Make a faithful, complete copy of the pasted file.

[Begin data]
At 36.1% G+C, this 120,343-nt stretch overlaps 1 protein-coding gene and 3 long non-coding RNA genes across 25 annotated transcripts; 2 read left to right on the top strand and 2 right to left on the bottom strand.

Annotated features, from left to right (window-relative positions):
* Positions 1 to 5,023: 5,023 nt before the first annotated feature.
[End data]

At 36.1% G+C, this 120,343-nt stretch overlaps 1 protein-coding gene and 3 long non-coding RNA genes across 25 annotated transcripts; 2 read left to right on the top strand and 2 right to left on the bottom strand.

Annotated features, from left to right (window-relative positions):
* Positions 1 to 5,023: 5,023 nt before the first annotated feature.